In the absence of an explanation, the children found one for themselves.

“Maybe she left school? That’s what we thought, it was a bad school and a lot of kids used to leave.”

A couple of months later, when news of Shamima, Amira and Kadiza’s disappearance exploded across the media, it all made sense.

CCTV issued by Scotland Yard of (left to right) 15-year-old Amira Abase, Kadiza Sultana, 16 and Shamima Begum, 15 at Gatwick airport
(Image: PA)

“That's how we all kind of fit the pieces together,” said Jon.

The students weren’t the only ones to grasp what had happened, the authorities did too.

Clearly fearful of more children leaving to join ISIS, a strict regime was installed to prevent anyone else slipping away.

“The next day every single kid that was close to them had to register with this police officer in the morning,” explained Jon.

“If you don't register, right in the morning, they will immediately call your family and if they don't pick up, they’d go to the house and see what's going on. It was very scary.

“Everything you did at school, the police had to know about.”

Jon was among those forced to sign in with the police. It was a daily requirement which lasted until he graduated several years later.

Banned from saying their names

As well as being treated with suspicion, Jon and his friends were banned from speaking about their classmates who’d disappeared.

Scared, confused and in desperate need of guidance, children were threatened with punishment for even mentioning their names.

“They wanted us to not speak about it, to keep it quiet and sweep it under the rug,” Jon explained.

He pointed out that the school had reasons to be concerned about its reputation.

Before the ‘Bethnal Green Trio’ its most famous alumni were the notorious London crime kingpins the Kray twins.

London gangsters Ronnie and Reggie Kray had gone to the same school as Begum
(Image: Getty Images)

When Jon joined the school it had a reputation for knife crime and violence, which it had been steadily shedding with its increasingly impressive academic performance.

He believes the school didn’t want the latest episode disrupting its progress.

Less than a year after the girls went to Syria the school rebranded itself as Green Spring Academy Shoreditch.

“If you utter one word about it you were in detention,” Jon continued.

“It felt like you were in an authoritarian regime where you're controlled and can't say certain stuff.”

No support was offered to any of the students affected and the only direct effort to address the issue, that Jon remembered, was a 15 minute assembly which explained that ISIS was bad.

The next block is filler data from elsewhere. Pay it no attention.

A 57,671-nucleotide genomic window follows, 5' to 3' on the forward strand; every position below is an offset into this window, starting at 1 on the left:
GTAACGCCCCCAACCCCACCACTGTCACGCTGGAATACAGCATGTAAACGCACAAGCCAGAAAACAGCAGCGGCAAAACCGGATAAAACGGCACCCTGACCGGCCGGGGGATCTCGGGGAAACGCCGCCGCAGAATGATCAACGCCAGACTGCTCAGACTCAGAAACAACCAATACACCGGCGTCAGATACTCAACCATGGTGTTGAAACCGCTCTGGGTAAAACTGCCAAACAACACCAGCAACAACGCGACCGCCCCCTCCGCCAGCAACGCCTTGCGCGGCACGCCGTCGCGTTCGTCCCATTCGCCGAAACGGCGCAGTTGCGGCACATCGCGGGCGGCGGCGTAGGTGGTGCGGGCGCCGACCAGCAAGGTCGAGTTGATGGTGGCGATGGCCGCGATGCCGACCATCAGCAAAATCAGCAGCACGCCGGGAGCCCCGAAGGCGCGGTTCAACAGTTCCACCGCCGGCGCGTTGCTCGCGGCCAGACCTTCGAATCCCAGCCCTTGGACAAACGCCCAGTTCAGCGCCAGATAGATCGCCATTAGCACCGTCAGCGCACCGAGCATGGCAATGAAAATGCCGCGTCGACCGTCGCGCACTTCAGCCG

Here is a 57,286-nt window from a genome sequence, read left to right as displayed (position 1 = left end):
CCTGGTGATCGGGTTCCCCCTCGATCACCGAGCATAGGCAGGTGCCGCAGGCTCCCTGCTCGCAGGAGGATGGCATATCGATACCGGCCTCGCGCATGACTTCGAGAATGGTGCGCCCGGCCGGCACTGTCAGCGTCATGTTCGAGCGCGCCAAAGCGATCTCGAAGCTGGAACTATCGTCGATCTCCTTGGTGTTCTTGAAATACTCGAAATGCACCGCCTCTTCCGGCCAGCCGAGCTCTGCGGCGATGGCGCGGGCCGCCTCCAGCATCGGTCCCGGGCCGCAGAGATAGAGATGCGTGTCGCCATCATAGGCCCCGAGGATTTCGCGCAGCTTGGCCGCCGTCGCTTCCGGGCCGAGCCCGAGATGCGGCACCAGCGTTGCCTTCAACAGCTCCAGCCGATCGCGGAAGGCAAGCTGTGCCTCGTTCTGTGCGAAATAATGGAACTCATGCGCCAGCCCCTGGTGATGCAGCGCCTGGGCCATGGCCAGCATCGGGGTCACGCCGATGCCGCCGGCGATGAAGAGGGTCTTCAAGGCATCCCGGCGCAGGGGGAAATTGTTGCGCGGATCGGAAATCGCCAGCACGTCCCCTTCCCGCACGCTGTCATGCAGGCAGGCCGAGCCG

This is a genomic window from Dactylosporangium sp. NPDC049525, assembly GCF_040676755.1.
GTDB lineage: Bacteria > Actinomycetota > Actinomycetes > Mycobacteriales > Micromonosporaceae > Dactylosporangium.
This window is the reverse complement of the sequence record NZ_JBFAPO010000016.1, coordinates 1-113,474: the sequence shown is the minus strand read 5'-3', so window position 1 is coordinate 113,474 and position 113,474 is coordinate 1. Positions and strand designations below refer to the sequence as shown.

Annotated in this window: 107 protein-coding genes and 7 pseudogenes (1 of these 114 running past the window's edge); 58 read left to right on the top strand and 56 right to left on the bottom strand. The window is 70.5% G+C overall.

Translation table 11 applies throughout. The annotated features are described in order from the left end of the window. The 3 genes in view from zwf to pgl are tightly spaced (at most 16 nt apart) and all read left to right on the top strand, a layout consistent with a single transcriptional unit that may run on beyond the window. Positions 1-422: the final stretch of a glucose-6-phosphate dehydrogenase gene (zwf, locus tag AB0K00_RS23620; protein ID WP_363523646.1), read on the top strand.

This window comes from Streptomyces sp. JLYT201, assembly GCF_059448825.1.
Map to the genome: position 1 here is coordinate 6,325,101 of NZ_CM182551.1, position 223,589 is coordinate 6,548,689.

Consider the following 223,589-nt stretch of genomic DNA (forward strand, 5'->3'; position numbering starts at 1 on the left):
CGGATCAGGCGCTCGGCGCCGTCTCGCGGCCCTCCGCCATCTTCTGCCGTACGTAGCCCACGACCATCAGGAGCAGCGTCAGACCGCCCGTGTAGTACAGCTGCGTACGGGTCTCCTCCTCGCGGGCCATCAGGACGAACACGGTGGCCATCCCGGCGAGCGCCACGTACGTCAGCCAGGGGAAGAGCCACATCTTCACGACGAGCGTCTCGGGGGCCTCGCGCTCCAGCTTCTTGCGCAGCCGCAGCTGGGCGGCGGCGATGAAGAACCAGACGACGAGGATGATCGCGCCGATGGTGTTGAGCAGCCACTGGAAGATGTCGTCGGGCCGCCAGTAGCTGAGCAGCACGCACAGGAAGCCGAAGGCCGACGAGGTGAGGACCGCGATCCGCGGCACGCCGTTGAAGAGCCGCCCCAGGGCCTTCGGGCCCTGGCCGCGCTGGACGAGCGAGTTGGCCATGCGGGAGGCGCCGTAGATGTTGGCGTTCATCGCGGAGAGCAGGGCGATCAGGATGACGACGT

An ISIS fighter pictured in Raqqa in 2014 when the terrorist group held swathes of land
(Image: REUTERS)

Publicly, however, a different story was being told.

A year after the girls disappeared, Secretary of State Nicky Morgan visited the school and gushed over head teacher Mark Keary and his staff’s “commitment [to a] tolerant environment where the fundamental British values of democracy, the rule of law, individual liberty, mutual respect and tolerance are enshrined in everything [they do].”

Individual liberty, respect and the presumption of innocence were the opposite of how Jon and his friends were treated.

He describes his school experience after that as “being like North Korea.”

“There was no support. [The attitude was] if you spoke to them, you're part of them and you're under surveillance.”

The ban applied outside of school too.

As a consequence Jon and his friends became terrified to talk about the traumatising events at all, scared that they might be being spied on.

“We’d text each other all the time and we didn’t even want to do that because we were scared how we’d get tapped by the police.

Thousands were believed to have travelled to Syria and Iraq to join terrorist groups during the Islamic State's height of powers
(Image: Reuters)

“The school had encouraged us to not to speak about it outside [and] had a history of going through people's phones, deleting messages and pictures.

“That's why we refused to talk about it, even on the phone, because we were scared we might get roped in.

“[We were worried they would say we were part of ISIS] but we're not, we were just kids, we were curious.”

‘I’d give Shamima a hug’

In the years that have followed her disappearance Jon has watched his school friend Shamima become a national hate figure.

The mere mention of her name sparks vicious online debates and her image is almost universally recognisable.

But Jon can still see the girl he met in year 7 and he feels sorry for her.

“[If I saw her again] the first thing I would do is give her a hug. I'm pretty sure she's been deprived from actual love

“She felt helpless, I'm pretty sure she still feels helpless, there's no support for her.”

Members of ISIS pose with the trademark Jihadist flag
(Image: Getty)

He says some of her statements supporting the actions of ISIS made in interviews after her whereabouts was uncovered by a Times journalist in 2019, make him uncomfortable.

But overall he believes she deserves a chance to return to the UK.

“I always believe in second chances, people make mistakes," Jon said.

“I personally forgive her for trying to rope us into it.”

Like little kids being interrogated’

Rabia* was much younger than Shamima, Amira and Kadiza, but she remembers the three girls from the corridors of Bethnal Green Academy.

Being a shy girl from a Muslim background she was impressed by the confidence of these older girls who also wore the hijab to school.

“These were three girls we all kind of looked up to,” said Rabia.

“We saw them around, talking to teachers, talking to each other; so cool, so confident.